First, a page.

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Quantum mechanical phenomena

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Quantum mechanical phenomena

Quantum Mechanics

The study between quanta and elementary particles.

Quanta – an indivisible entity of a quantity that has the same value as Planck’s constant which is related to energy and momentum of elementary particles.

Elementary Particle – a particle not known to have substructure or be composed of smaller particles.

Quantum Mechanics (cont.)

It generalizes all classical theories (excluding general relativity), results are typically only observable on the atomic and subatomic scales.

The foundations of quantum mechanics were established during the first half of the twentieth century by Werner Heisenburg, Max Planck, Albert Einstein, Neils Bohr, Erwin Schrodinger, and Wolfgang Pauli

The modern world of physics is notably founded on two tested and demonstrably sound theories of general relativity and quantum mechanics; theories which appear to contradict one another. However, while they do not directly contradict each other theoretically, they are resistant to being incorporated within one model.

Quantum Mechanics (cont.)

Einstein himself is well known for rejecting some of the claims of quantum mechanics. While clearly inventive in this field, he did not accept the more philosophical consequences and interpretations of quantum mechanics

…these consequences are know as Quantum Mechanical Phenomena.

Quantum Mechanical Phenomena

Quantum mechanical phenomena include things such as:

--quantum teleportation

--the EPR paradox

--quantum entanglement

Quantum Teleportation

Quantum Teleportation is a quantum protocol where quantum information can be transmitted using an entangled pair of qubits.

Qubit - a two dimensional vector that measures quantum information.

Quantum Teleportation cannot teleport matter, energy, or information at a speed faster than light, but it is useful for quantum communication and calculations.

Quantum Teleportation (cont.)

Assume that A and B share an entangled qubit AB. Let C denote the qubit A wishes to transmit to B.

A applies a unitary operation on the qubits AC and measures the result to obtain two classical bits. In this process, the two qubits are destroyed. B's qubit, B now contains information about C however the information is somewhat randomized. More specifically, B's qubit is in one of four states uniformly chosen at random and B cannot obtain any information about C from his qubit.

A provides her two measured qubits, which indicate which of the four states B possesses. B applies a unitary transformation which depends on the qubits he obtains from A, transforming his qubit into an identical copy of the qubit C.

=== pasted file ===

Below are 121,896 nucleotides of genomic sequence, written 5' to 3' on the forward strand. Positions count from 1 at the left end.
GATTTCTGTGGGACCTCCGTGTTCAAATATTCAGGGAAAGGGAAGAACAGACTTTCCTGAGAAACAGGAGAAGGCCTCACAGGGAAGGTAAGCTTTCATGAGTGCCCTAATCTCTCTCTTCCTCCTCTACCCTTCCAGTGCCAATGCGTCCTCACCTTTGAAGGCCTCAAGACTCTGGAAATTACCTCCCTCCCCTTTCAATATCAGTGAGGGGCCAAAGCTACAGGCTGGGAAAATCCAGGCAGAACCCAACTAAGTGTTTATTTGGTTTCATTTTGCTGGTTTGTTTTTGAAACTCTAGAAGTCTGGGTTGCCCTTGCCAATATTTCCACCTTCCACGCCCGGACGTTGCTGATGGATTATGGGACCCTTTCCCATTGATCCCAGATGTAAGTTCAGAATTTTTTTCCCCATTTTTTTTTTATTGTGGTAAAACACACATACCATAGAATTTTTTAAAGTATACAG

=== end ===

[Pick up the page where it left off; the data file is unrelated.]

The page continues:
The EPR Paradox

The EPR paradox is a dichotomy, which means it yields two results but they’re coincide with each other.

EPR stands for Einstein, Podolsky, and Rosen; who are the people that introduced the thought to show that quantum mechanics isn’t totally physical.

The EPR paradox draws on a phenomenon predicted by quantum mechanics to show that measurements performed on spatially separated parts of a quantum system can apparently have an instantaneous influence on one another. This result is known as “nonlocal behavior” or as Einstein put “a spooky action at a distance”.

The EPR Paradox (cont.)

The EPR paradox relates to the concept of locality.

Locality states that a physical process at one location should have no immediate effect on something at a different location.

Usually information cannot be transferred faster than the speed of light without contradicting causality, however if you combine quantum mechanics with classical views of physics you can contradict locality without contradicting locality, thus resulting in The EPR Paradox!

Quantum Entanglement

Quantum Entanglement is a quantum mechanical phenomena where the quantum states of two or more objects are linked so one object can’t be completely described without mentioning the other(s) even thought they may be spatially separated.

In theory this results in correlations between physical properties of remote systems.

The distance between the two

particles is irrelevant. Some

physicists have theorized that

there are hidden variables that

are determined when the pair of

particles are entangled.

Conclusion

The rules of quantum mechanics curiously appear to prevent an outsider from using these methods to actually transmit information, and therefore do not appear to allow for time travel or Faster Than Light communication.

This misunderstanding seems to be widespread in popular press coverage of quantum teleportation experiments. The ideas are commonly used in science fiction literature without the complicated explanation of course.

The assumption that time travel or superluminal communications is impossible allows one to derive interesting results such as the no cloning theorem, and how the rules of quantum mechanics work to preserve causality is an active area of research.